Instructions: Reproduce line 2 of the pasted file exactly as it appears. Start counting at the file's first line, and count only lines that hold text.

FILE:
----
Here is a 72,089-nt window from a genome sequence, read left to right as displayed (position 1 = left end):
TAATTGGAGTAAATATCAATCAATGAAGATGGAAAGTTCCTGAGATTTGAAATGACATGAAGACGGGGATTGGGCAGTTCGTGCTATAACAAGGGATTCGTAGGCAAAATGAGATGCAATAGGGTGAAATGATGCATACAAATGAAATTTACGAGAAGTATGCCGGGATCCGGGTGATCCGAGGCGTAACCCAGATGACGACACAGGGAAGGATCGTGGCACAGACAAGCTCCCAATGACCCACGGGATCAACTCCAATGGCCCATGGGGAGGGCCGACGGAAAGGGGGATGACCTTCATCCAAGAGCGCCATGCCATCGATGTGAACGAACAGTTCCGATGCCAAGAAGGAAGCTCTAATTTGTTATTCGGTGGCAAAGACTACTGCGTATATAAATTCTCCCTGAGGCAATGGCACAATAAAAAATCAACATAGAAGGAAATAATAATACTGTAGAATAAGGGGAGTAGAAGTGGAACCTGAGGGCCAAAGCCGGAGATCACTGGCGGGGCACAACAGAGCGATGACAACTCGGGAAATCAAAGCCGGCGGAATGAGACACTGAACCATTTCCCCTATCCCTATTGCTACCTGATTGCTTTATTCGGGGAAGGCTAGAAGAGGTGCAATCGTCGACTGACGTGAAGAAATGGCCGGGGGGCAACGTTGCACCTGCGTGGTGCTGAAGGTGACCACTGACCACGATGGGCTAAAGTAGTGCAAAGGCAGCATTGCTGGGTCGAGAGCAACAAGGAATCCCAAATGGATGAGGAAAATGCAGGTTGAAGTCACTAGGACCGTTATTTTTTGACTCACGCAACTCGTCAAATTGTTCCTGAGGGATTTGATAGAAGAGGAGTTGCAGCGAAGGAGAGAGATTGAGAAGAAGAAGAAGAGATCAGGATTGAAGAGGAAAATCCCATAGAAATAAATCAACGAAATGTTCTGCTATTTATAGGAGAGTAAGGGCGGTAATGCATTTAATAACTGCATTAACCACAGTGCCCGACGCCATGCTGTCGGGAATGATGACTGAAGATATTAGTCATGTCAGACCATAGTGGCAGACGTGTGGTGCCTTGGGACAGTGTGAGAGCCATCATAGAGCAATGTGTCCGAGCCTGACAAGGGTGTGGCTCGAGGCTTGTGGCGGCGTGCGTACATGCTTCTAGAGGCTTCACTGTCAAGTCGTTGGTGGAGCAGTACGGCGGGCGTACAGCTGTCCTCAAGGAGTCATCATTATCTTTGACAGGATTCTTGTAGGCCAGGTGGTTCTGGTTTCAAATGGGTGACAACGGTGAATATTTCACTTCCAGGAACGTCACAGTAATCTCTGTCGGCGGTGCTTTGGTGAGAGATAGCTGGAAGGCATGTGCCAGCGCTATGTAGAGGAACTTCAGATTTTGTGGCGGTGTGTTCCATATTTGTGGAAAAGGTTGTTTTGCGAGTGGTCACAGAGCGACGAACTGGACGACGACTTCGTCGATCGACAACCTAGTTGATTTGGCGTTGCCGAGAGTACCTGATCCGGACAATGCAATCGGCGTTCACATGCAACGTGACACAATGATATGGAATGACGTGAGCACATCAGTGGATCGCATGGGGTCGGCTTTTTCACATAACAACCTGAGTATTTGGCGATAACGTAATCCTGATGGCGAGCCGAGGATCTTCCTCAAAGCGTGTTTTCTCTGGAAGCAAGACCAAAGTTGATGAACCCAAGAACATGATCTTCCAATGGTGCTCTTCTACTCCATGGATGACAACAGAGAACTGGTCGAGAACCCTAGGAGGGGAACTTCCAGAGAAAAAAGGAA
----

TAATTGGAGTAAATATCAATCAATGAAGATGGAAAGTTCCTGAGATTTGAAATGACATGAAGACGGGGATTGGGCAGTTCGTGCTATAACAAGGGATTCGTAGGCAAAATGAGATGCAATAGGGTGAAATGATGCATACAAATGAAATTTACGAGAAGTATGCCGGGATCCGGGTGATCCGAGGCGTAACCCAGATGACGACACAGGGAAGGATCGTGGCACAGACAAGCTCCCAATGACCCACGGGATCAACTCCAATGGCCCATGGGGAGGGCCGACGGAAAGGGGGATGACCTTCATCCAAGAGCGCCATGCCATCGATGTGAACGAACAGTTCCGATGCCAAGAAGGAAGCTCTAATTTGTTATTCGGTGGCAAAGACTACTGCGTATATAAATTCTCCCTGAGGCAATGGCACAATAAAAAATCAACATAGAAGGAAATAATAATACTGTAGAATAAGGGGAGTAGAAGTGGAACCTGAGGGCCAAAGCCGGAGATCACTGGCGGGGCACAACAGAGCGATGACAACTCGGGAAATCAAAGCCGGCGGAATGAGACACTGAACCATTTCCCCTATCCCTATTGCTACCTGATTGCTTTATTCGGGGAAGGCTAGAAGAGGTGCAATCGTCGACTGACGTGAAGAAATGGCCGGGGGGCAACGTTGCACCTGCGTGGTGCTGAAGGTGACCACTGACCACGATGGGCTAAAGTAGTGCAAAGGCAGCATTGCTGGGTCGAGAGCAACAAGGAATCCCAAATGGATGAGGAAAATGCAGGTTGAAGTCACTAGGACCGTTATTTTTTGACTCACGCAACTCGTCAAATTGTTCCTGAGGGATTTGATAGAAGAGGAGTTGCAGCGAAGGAGAGAGATTGAGAAGAAGAAGAAGAGATCAGGATTGAAGAGGAAAATCCCATAGAAATAAATCAACGAAATGTTCTGCTATTTATAGGAGAGTAAGGGCGGTAATGCATTTAATAACTGCATTAACCACAGTGCCCGACGCCATGCTGTCGGGAATGATGACTGAAGATATTAGTCATGTCAGACCATAGTGGCAGACGTGTGGTGCCTTGGGACAGTGTGAGAGCCATCATAGAGCAATGTGTCCGAGCCTGACAAGGGTGTGGCTCGAGGCTTGTGGCGGCGTGCGTACATGCTTCTAGAGGCTTCACTGTCAAGTCGTTGGTGGAGCAGTACGGCGGGCGTACAGCTGTCCTCAAGGAGTCATCATTATCTTTGACAGGATTCTTGTAGGCCAGGTGGTTCTGGTTTCAAATGGGTGACAACGGTGAATATTTCACTTCCAGGAACGTCACAGTAATCTCTGTCGGCGGTGCTTTGGTGAGAGATAGCTGGAAGGCATGTGCCAGCGCTATGTAGAGGAACTTCAGATTTTGTGGCGGTGTGTTCCATATTTGTGGAAAAGGTTGTTTTGCGAGTGGTCACAGAGCGACGAACTGGACGACGACTTCGTCGATCGACAACCTAGTTGATTTGGCGTTGCCGAGAGTACCTGATCCGGACAATGCAATCGGCGTTCACATGCAACGTGACACAATGATATGGAATGACGTGAGCACATCAGTGGATCGCATGGGGTCGGCTTTTTCACATAACAACCTGAGTATTTGGCGATAACGTAATCCTGATGGCGAGCCGAGGATCTTCCTCAAAGCGTGTTTTCTCTGGAAGCAAGACCAAAGTTGATGAACCCAAGAACATGATCTTCCAATGGTGCTCTTCTACTCCATGGATGACAACAGAGAACTGGTCGAGAACCCTAGGAGGGGAACTTCCAGAGAAAAAAGGAA